Bolivia's Morales drops planned fuel prices hike

  • Published
A woman carries a bag of sugar bought at a government subsidized market in La Paz as riot police stand guard
Image caption,
Bolivia's army had begun selling bread in response to a strike by bakers

Bolivian President Evo Morales has rescinded a decree which raised fuel prices by more than 70% and sparked civil unrest.

Mr Morales reversed the price rises introduced less than a week ago following talks with trades unions and groups representing indigenous peoples.

The fuel price hike had provoked mass protests and a transport strike.

Bolivia's army had begun selling bread in response to a strike by bakers angry at the move.

The leftist government said the aim was to prevent shortages and counter a threat by bakers to raise the cost of Bolivia's daily bread.

Bread price doubling?

In a televised message broadcast late on New Year's Eve, Mr Morales said he had listened to unions and social groups.

He would "obey what the people say by abrogating the decree raising gasoline and everything that accompanied that measure", the Associated Press news agency reported him as saying.

"That means that all of the measures are withdrawn."

The government withdrew heavy subsidies for petrol and diesel last Sunday, saying it could no longer afford to maintain a six-year price freeze.

It said much of Bolivia's oil was being smuggled out of the country by profiteers.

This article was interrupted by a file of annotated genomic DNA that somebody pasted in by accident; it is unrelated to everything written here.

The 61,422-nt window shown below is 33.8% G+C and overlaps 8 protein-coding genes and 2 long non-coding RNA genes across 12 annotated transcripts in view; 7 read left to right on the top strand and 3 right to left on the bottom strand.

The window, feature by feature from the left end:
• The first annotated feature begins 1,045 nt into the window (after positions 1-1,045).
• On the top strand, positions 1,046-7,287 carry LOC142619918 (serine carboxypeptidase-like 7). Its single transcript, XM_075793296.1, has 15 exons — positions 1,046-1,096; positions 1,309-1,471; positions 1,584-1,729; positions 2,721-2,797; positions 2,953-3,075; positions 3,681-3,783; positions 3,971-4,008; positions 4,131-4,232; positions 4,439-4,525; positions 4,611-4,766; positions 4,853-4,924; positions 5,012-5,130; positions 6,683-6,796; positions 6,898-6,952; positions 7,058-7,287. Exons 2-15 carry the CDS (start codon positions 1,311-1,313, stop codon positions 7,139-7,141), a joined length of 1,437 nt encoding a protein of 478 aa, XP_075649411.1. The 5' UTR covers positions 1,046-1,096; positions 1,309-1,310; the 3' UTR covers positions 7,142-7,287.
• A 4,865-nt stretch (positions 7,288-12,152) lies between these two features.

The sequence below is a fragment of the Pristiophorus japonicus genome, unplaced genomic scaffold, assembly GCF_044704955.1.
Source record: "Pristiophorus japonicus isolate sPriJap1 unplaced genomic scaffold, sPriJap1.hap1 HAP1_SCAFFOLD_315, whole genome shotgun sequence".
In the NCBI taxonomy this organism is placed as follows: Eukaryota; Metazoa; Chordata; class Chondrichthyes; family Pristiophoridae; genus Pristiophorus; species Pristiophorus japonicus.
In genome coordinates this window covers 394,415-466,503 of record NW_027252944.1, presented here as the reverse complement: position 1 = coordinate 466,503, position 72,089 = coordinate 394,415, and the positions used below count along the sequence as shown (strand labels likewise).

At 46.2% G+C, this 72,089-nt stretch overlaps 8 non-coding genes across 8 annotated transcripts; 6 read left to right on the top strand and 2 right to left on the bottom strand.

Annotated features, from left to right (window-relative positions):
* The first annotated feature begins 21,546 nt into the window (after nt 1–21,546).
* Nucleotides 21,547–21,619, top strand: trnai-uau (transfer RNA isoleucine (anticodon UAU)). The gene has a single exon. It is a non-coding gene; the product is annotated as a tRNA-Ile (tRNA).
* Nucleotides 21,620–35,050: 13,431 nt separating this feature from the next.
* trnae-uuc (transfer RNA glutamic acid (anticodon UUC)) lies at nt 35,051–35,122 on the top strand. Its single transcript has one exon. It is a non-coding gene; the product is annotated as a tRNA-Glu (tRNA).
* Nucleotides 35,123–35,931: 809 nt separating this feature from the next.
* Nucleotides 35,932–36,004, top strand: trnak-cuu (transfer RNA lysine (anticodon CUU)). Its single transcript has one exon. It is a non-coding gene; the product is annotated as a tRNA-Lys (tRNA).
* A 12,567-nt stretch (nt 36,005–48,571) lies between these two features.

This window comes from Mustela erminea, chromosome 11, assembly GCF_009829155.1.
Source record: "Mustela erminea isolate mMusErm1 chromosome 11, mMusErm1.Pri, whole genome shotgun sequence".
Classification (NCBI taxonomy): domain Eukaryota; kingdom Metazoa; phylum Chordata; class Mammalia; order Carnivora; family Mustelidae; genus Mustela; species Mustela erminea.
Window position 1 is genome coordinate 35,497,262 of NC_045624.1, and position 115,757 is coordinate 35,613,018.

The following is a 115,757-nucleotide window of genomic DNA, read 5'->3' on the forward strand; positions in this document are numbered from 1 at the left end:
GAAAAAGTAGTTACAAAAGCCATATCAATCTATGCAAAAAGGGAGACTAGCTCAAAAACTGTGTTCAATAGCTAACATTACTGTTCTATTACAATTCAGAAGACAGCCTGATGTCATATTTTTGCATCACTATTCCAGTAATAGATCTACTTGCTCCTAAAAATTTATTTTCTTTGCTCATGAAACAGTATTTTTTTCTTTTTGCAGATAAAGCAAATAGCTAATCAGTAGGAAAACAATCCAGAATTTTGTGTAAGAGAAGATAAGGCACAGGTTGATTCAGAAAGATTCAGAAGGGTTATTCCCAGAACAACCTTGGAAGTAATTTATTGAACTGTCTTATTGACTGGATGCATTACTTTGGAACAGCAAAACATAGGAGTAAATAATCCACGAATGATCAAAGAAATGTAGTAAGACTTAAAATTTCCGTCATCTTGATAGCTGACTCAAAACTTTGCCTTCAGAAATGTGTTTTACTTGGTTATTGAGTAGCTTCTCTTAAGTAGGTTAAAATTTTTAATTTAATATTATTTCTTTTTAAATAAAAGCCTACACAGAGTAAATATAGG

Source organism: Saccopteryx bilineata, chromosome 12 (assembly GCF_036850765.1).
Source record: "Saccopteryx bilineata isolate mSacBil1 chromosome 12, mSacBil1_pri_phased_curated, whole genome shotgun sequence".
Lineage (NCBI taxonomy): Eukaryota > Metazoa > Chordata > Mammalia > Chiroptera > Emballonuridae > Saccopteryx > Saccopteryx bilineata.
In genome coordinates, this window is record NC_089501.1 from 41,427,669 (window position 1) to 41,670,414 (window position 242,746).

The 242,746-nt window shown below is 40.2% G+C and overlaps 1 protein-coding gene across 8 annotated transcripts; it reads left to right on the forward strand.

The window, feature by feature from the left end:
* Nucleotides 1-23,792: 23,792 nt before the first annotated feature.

Petrol prices immediately went up by more than 70%, and diesel by more than 80%.

Transport workers had begun an indefinite strike against the price rises.

In an effort to lessen the impact of the bakers' strike, loaves baked in army ovens were being sold by troops in La Paz and El Alto.

"We have been baking bread in our barracks, where we have industrial ovens with a capacity for 10,000 loaves a day," a Bolivian army officer told local media.

The small loaves were being sold at the usual price of 0.40 Pesos Bolivianos (about 5 US cents or 3p), half what commercial bakers said they intended to charge when they reopened.

Mr Morales had also accused the bread makers of "taking advantage" of the situation by seeking to double the price of a loaf of bread, noting that the price of electricity and natural gas used in ovens had not gone up.

Political test

On Thursday there had been violent protests in the political capital, La Paz, as well as the neighbouring city of El Alto and in Cochabamba in central Bolivia.

Protests have been suspended for the New Year's weekend but were expected to resume on Monday, when the main trades unions were planning to march.

President Morales had announced a series of measures to counteract the impact of the fuel hike on Bolivia's mostly poor population.

Public sector pay and the minimum wage were being increased by 20%, he said. Power, phone and water tariffs were being frozen, and there was to be new assistance for farmers.

The fuel price hike - which protesters were calling the "gasolinazo" - caused the cost of transport to soar, and pushed all food prices up.

Correspondents say the protests are turning into one of the biggest political tests Mr Morales has had to face since he became Bolivia's first indigenous president in 2005.

Both his predecessors were forced from office by mass protest movements in which he, as a radical peasant leader, played a prominent role.

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